Chesterton Tribune

Historians mark Morgan Park centennial with a look back at town's first subdivision

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By KEVIN NEVERS

In 1937 Walter Crewson, a graduate student in geography at the University of Chicago, described Morgan Park in this way in his master’s thesis, Chesterton, Indiana A Study in Urban Geography.

“Separated from the rest of Chesterton by the broad, swampy valley formed by the meandering Coffee Creek, it stands like an island in the residence pattern of the community. . . . Homes are distinctive in their construction and in the manner in which they are maintained. . . . Beautiful maple trees line each of its streets, and add to its air of well-being.”

“Like an island in the residence pattern of the community”: as Morgan Park celebrates its 100th anniversary this year as Chesterton’s first subdivision, it remains a community within a community, not just by virtue of its geography—bordered to the west by Coffee Creek, to the north by the Norfolk Southern, and to the east by Ind. 49—but by virtue too of a particular spirit, a home pride, a consciousness perhaps of traditions not yet quite lost.

On Thursday Betty Canright took the Duneland Historical Society on a slide-show walk of Morgan Park, as it was and as it is.

In preparing her program Canright played archaeologist, sifting through a mass of materials: the archives of the Chesterton Tribune, land titles, city directories, telephone books, census reports, Sanborn maps, and old photographs. The result was a then-and-now snapshot—actually a series of then-and-now snapshots—of a neighborhood which has matured and mellowed as gracefully as the Schwedler maples planted there have.

Morgan Park was the creation of the Chesterton Reality Company (CRC), founded by Tribune publisher Arthur Bowser, Chesterton Bank officers Edward Morgan and Charles Jeffrey, and a couple of railroad men. For 20 years Bowser had been Chesterton’s biggest and loudest booster, and with the CRC he put his money where his mouth was, with the idea of course of making some money. The premise of Morgan Park: Chesterton would be an ideal place for the mill workers of the newly built-from-scratch Gary to reside, linked as it was by the Lake Shore & Michigan Southern commuter service. Thus began, in principle at least, the suburbanization of Chesterton.

Named for Chesterton’s early settler, John G. Morgan, Morgan Park made an initial splash, with 80 of the 259 platted lots—priced at $100 to $150—purchased within two weeks of the subdivision’s official announcement in the Tribune on June 13, 1907. Still, the lots were small—33 feet by 132 feet—and at least two were needed for the construction of a home.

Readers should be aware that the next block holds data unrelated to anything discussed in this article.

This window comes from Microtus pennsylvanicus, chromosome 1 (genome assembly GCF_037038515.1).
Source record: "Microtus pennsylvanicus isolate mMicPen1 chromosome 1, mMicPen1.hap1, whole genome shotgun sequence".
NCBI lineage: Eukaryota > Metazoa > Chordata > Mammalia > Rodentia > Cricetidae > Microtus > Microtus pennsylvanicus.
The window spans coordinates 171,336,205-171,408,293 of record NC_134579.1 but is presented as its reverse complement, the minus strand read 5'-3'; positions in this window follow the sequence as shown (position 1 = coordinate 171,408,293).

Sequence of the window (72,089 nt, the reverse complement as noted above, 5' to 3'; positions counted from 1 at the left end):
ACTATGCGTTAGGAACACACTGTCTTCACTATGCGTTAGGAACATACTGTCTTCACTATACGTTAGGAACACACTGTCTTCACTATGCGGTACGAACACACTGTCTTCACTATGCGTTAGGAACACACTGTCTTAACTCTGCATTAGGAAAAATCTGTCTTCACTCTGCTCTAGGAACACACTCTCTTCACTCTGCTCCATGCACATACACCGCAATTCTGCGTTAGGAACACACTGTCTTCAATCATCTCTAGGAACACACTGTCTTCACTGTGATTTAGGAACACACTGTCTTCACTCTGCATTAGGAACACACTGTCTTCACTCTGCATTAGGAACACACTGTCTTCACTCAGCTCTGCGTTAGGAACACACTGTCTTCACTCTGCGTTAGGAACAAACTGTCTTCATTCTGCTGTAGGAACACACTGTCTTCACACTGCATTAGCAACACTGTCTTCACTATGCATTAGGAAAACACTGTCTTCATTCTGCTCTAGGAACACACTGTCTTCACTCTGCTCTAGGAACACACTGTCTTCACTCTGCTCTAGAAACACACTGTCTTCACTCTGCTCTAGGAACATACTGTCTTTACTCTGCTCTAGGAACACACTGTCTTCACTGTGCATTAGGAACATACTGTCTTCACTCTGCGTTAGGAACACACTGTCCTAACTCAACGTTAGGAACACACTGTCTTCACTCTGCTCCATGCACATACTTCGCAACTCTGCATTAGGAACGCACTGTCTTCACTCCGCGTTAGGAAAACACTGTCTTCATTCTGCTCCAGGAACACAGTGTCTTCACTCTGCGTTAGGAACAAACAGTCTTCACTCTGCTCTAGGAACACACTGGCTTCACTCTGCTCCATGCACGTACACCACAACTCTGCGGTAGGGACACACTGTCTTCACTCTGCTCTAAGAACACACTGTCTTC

(Some of the lots appear to have been bought by speculators, since only seven months after it went on the market the Tribune carried an add offering “FREE LOTS” in Morgan Park for “intending home builders.”)

Two years later, in 1909, a dozen houses had been built, all of them still there. They were raised by saloon keepers, railroad men, a horse and buggy dealer, and people with the familiar names of Ameling, Bedenkop, and Morgan. For all of these 12 homes Canright managed to unearth old photos, and the then-and-now comparison is striking: the sapling Schwedler maples lining whole streets of vacant lots; a steam engine heading west along the railroad tracks on a winter’s day, Morgan Park looking all the more empty for the flat expanse of snow.

Over the years Morgan Park grew, of course, though sometimes in fits and starts: 19 homes by 1921, 24 by 1924, 58 by 1931, 61 by 1939—not much home building during the depression. And then, in the post-war years, a boom: 104 homes by 1954. Eventually Morgan Park became, for all practical purposes, built-out: 132 by 1990, 149 in 2007. In some of these homes four generations of the same family have lived. And in one of them—in the 300 block of Roosevelt St.—only one family has ever lived at all, four generations of Tons.

Yet the houses of Morgan Park tell only part of the story. Canright—who has lived with Warren in the 300 block of East Indiana Ave. since 1951— recalled the other part on Thursday: the “social events, festivals, dances, and picnics”; “tennis tournaments on the courts at the Edward Morgan home, horseshoe tournaments at the Verne Vedell home”; parties in the Seventies when “a block of Landman Street was closed off and residents enjoyed food, games, and fellowship”; and only a week ago, at the home of Jon and Charlotte Kroft, a neighborhood picnic, a marvelous way for Morgan Park to begin its second century.

Canright recalled other things too. The night in July 1952 when Babe the Elephant, hired to give kids rides by Smedman’s Econo-Mart, escaped and wandered down East Morgan Ave., then north down Wilson Street, then across the railroad tracks, and finally to the banks of Lake Palomar. The summer when John Read hired a pony for the summer, again to give kids rides. The day in 1961 when, from her own home, she saw the Kennoy house at 324 E. Indiana Ave. burning, dropped everything, and called the Chesterton Fire Department, making use of a plaque just made by her Cub Scouts with the CFD telephone number on it.

Many of the Schwedler maples are dying now, Canright noted. More than 500 of them, imported from Holland, were planted in Morgan Park, and they flourished as the neighborhood did. But age and storms have taken their toll. Gradually the town is replacing them, with Deborah maples, and since 1995 65 Deborahs have been planted in Morgan Park, 23 in this year alone. An apt symbol of the neighborhood’s continuity, as some of the old families remain, joined by new ones, and together keeping Morgan Park’s spirit alive.

 

Posted 10/19/2007